In a recent study by Apperian Inc., over 50% of employees have access to two or more mobile devices, such as a smartphone and a tablet. The BYOD revolution has created a corporate information security headache, since personal devices are more likely to be lost or stolen without the effective IT compliant password policies in place to secure their contents.
How can a business protect its corporate intellectual property on employee-owned assets while managing the device apps and information?
In the early days, smartphone vendors tried to implement the BES (Blackberry Enterprise Server) security approach. The problems with this approach was that 1) there were rarely apps running on BlackBerrys — other than email, contacts, and calendar, and 2) individuals owned the smartphones, while companies owned the BlackBerrys, so applying the BES approach to the smartphone evolution was flawed from the start.
Companies needed more granular security and seamless control. This is when Mobile Device Management (MDM) entered the scene. Early players looked to leverage the access the phone and OS provider enabled via a defined MDM protocol. However, they were (and still are) governed by what's made available to them.
MDM vendors emerged with enterprise solutions that allowed IT to create and control mobile device policies to ensure device compliance. This allowed IT to support and manage devices within the IT infrastructure, log and track them through IT asset inventory, and secure corporate information. For most companies, this was all that was available and as far as that approach would take them.
But MDM doesn't take into account how an enterprise should handle the development, deployment, management, and maintenance of in-house and third-party apps or information.
According to Apperian's survey, over 65% of respondents use mobile apps in the enterprise, 35% said that they'd developed between one and three in-house mobile applications, and 51% said all were third-party apps. Without effective policies in place to monitor and control access, these apps represent a massive corporate data security risk. So, how can a business ensure that this risk is mitigated and removed entirely?
MDM solutions don't take into account security and deployment considerations on an application level. This has brought about the need for an app-centric (vs. device-centric) approach for managing access and the distribution of approved apps, which has given rise to the growing trend known as Mobile Application Management (MAM).
Mobile security and management focused on the apps
Until recently, the primary method available for securing the contents of a mobile device was to focus only on the device as a whole. MDM vendors worked within the confines of what the device and/or operating system made available. In practical terms, this permitted IT organizations to lock down or wipe the entire contents of a device — intentionally after device theft or accidentally during routine system maintenance. It's essentially an all-or-nothing approach to securing the mobile device. The device and all of its contents are either under IT control or not. This may not be an issue for company-owned mobile devices, but the practice has set off a backlash from users in BYOD settings.
The second significant challenge emerging, while demand for mobile apps and content in the enterprise increase, is the need to manage the full lifecycle of apps. Years ago, IT organizations and software vendors realized the value of having system management frameworks to help manage software versions, desktop images, and more. What the industry has lacked is a systematic and purpose-built approach to managing mobile apps.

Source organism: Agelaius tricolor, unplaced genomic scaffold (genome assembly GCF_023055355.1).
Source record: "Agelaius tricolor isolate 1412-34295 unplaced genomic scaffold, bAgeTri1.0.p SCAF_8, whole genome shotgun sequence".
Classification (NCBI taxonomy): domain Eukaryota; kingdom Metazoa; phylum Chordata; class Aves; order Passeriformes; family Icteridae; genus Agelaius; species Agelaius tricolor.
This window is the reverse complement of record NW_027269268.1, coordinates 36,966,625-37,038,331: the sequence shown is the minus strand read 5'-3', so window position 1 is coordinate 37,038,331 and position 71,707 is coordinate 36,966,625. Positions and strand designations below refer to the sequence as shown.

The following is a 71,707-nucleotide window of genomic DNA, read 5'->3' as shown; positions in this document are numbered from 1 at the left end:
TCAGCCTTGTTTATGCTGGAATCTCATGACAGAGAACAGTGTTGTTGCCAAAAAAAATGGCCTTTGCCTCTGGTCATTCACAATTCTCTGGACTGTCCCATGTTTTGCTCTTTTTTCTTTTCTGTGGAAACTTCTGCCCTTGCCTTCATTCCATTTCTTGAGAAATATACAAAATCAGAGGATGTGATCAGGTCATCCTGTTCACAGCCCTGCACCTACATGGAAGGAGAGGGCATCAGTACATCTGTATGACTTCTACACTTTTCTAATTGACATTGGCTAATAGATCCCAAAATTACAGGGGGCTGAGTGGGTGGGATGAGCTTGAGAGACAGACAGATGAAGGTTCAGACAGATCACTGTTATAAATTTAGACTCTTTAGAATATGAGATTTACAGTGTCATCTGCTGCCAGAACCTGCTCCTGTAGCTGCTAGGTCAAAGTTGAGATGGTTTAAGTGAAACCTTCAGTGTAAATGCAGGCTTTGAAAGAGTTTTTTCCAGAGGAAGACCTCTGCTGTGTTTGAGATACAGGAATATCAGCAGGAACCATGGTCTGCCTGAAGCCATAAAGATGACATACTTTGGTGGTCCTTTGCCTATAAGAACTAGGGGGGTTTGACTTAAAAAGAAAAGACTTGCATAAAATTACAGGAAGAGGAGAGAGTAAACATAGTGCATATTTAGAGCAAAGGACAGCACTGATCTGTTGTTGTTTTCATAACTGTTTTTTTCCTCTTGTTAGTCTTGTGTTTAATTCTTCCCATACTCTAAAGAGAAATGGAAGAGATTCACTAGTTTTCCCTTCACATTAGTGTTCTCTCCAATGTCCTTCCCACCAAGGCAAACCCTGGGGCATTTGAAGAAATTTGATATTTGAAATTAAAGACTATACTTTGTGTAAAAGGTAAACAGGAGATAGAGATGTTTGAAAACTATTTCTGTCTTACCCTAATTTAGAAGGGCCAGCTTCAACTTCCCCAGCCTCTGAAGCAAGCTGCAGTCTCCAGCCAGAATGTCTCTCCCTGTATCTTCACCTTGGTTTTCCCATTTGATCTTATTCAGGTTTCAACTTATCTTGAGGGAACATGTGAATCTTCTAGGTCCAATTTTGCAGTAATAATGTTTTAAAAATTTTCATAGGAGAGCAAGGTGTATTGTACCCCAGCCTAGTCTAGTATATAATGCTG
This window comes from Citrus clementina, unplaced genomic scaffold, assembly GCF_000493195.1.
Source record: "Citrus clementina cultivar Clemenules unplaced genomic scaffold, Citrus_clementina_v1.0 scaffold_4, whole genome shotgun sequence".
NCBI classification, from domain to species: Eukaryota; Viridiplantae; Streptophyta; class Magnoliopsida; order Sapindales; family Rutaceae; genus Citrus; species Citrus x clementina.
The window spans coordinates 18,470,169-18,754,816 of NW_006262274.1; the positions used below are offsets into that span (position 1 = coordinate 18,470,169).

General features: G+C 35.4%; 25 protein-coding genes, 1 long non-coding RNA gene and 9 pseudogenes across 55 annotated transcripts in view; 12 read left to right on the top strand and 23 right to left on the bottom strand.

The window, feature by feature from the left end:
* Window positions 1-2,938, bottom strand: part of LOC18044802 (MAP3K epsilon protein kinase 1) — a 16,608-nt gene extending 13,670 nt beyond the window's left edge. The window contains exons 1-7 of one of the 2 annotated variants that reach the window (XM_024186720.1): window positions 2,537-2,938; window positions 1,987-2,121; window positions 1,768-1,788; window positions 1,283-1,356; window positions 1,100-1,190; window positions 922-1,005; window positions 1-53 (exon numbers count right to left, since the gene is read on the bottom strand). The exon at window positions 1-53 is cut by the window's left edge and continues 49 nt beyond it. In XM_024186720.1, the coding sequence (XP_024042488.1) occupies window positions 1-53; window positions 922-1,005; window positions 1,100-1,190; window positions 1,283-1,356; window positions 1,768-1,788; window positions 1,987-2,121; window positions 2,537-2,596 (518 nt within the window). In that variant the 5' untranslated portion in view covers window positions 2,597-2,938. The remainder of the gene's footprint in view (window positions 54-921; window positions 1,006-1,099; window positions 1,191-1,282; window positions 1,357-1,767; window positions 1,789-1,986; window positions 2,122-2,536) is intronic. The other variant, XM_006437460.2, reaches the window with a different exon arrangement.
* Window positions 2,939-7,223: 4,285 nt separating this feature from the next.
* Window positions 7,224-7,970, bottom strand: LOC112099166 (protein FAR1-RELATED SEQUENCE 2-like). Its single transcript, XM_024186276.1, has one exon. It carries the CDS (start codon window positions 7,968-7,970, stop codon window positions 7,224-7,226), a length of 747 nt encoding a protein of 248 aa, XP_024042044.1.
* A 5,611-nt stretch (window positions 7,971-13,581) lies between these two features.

This problem cannot simply be seen as an extension of desktop computing. Mobile apps run at vastly different cycles. There are incalculable combinations of devices, mobile OS versions, and app versions available at any one point in time. Imagine the nightmare for today's CIOs when they're expected to not only secure this world, but also embrace it, when they don't have control over the underlying asset!
Yes, MAMI believe it's these two major streams of demand that have driven innovation in the industry and led to the emergence of platforms built purposely for MAM. This includes platforms that place their primary focus on the apps themselves — securing, managing, onboarding, and retiring them. For an example, check out Apperian, App47 or Nukona.
MAM lets IT manage internal development, distribution, and control of in-house and third-party mobile applications within the corporate infrastructure. This helps create an effective solution to support and deliver apps to consumer and enterprise mobile devices. MAM also helps in the following ways:
- It gives the CIOs the ability to develop, test, and deploy their own enterprise apps and third-party consumer-based apps
- It gives employees a mechanism for downloading and using mobile apps (similar to the Apple App Store) that have been approved for use and provisioned by an IT policy
- It lets IT manage access to the apps, depending on factors like an employee's job role
There are many questions to ask when you're thinking about implementing an enterprise-wide mobile strategy and allowing employees to bring personal devices into the workplace. Ultimately, how you rate the importance of device security, corporate data protection, and application development will drive the choices you make.
When it comes to BYOD in your organization, should you manage just the devices or everything on them? Share your opinions in the discussion thread below.
Also readTechRepublic and ZDNet delve deeper into BYOD in a special report page: BYOD and the Consumerization of IT.
Theo Priestley is a business consultant, industry analyst, startup advisor, and writer. Join Theo Priestley on LinkedIn and follow him on Twitter.